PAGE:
How does that work? Did you guys take turns on chapters or something? I'm just curious - I can't imagine writing a novel with someone. Come to think about it - I guess it happens quite often. More and more examples are coming to mind as I type. But how exactly did the process break down with you two? I'd love to know...

Yes, Vox is a collaborator. How do you think he wound up with the shaved head?

Collaboration has been defined as doing twice the work for half the money. I don't think that's a fair assessment. Four times the work is more like it. In addition to using whatever talents it takes to write the book itself, you also have to employ or develop a host of communication and project management skills that fiction writers are normally exempt from using. Then, after the blessed thing is finished, and unless you and your co-author are either unusually sympatico or employing a narrative gimmick, one of you must rewrite the whole thing again from front to back, so that it actually reads as if it was written in one voice.

There are, I think, two valid reasons to collaborate. One is that you and your co-author actually work better as a team than you do individually, and if you're one of the fortunate few to whom that applies, then God love ya, go for it. The other (and more common) is that the publisher has a Big Name Author who isn't producing new titles as fast the publisher could sell 'em, and so one or more Little Name Authors are hired to sharecrop the BNA's turf. Having done the latter, I speak from sad experience when I tell you: don't do it unless you really, desperately, need the money. And even then, you're probably better off selling plasma.

I've actually been involved in quite a few collabortive projects and will relate some of my horror stories in the Comments. (I'm trying to learn to keep these initial blogbits short.) I'll just end the overture with a warning: too often, young or unsuccessful authors say, "Let's collaborate! We'll combine our strengths!" But without exceptionally strong project management skills, "Let's combine our strengths!" very rapidly morphs into, "Let's multiply our weaknesses!"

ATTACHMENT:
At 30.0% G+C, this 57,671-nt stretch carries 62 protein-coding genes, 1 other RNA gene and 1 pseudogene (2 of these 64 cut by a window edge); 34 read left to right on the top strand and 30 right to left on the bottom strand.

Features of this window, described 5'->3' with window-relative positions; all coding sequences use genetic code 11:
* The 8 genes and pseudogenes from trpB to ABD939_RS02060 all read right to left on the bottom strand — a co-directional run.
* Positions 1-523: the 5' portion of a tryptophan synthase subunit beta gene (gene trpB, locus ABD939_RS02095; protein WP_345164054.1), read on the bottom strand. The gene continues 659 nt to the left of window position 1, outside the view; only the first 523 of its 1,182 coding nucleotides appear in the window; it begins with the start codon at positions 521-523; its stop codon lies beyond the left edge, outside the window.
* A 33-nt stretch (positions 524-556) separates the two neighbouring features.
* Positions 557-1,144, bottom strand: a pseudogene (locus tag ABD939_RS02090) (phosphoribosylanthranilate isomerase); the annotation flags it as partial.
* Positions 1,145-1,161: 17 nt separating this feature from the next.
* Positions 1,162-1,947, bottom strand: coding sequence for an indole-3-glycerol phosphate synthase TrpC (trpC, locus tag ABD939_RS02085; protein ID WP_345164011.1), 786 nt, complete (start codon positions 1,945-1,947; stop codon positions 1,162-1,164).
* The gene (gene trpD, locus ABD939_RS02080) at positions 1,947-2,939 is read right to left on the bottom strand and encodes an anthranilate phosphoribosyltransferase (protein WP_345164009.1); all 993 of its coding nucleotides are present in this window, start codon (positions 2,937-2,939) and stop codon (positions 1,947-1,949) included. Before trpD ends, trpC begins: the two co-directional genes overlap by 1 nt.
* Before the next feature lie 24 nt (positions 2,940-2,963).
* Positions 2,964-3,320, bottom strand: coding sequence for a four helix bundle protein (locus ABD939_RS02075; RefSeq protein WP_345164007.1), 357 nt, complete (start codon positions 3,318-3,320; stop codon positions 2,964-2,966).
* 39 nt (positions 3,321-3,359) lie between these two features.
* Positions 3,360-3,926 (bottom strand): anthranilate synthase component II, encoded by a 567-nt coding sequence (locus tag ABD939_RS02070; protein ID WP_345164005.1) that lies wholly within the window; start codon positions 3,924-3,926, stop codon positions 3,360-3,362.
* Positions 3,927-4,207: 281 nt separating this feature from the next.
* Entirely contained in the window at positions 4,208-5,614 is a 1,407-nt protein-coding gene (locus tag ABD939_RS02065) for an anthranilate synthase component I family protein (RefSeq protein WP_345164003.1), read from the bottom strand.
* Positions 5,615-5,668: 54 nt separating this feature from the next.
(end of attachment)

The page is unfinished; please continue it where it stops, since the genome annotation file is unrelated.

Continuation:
Let the ranting begin...

Friday, April 15, 2005

After Arthur C. Clarke: Recommended Reading

Nathan Bissonette asks:
When I was a kid, the SF biggies were Asimov, Clarke and Heinlein. Lower ranked biggies included Bradbury, Dickson, Niven, Anderson, Herbert.

Who are today's biggies?

Well, for starters, John Betancourt. I mean he's got to be about 6'6" and 300 pounds, at least...

Okay, seriously? I think most people's lists of Clarke's Children would start with the Killer B's: Greg Bear, Greg Benford, and David Brin. Make sure you check out Rob Sawyer as well, and I will as always put in a strong plug for my friend, Bob Metzger, who sometimes posts here. I just finished reading Bob's latest, Cusp, and while it is definitely not lite reading, it's packed to the gunwales with Big Ideas and a worthy successor to Childhood's End. (A lesser writer, such as myself, would already be thinking of all the fun he could have in the sequel with the Incubator.)

Your suggestions?


Thursday, April 14, 2005

ePublishing and Self-Publishing

An interesting discussion has developed in the Comments section of the Publishing in the 21st Century blogbit. Rather than replicate the entire thing here, I'll just refer you to the Comments thread in that item for the background thus far. The essence of it is that ZZTop has asked the question, "How can we as writers make money e-publishing our own work?"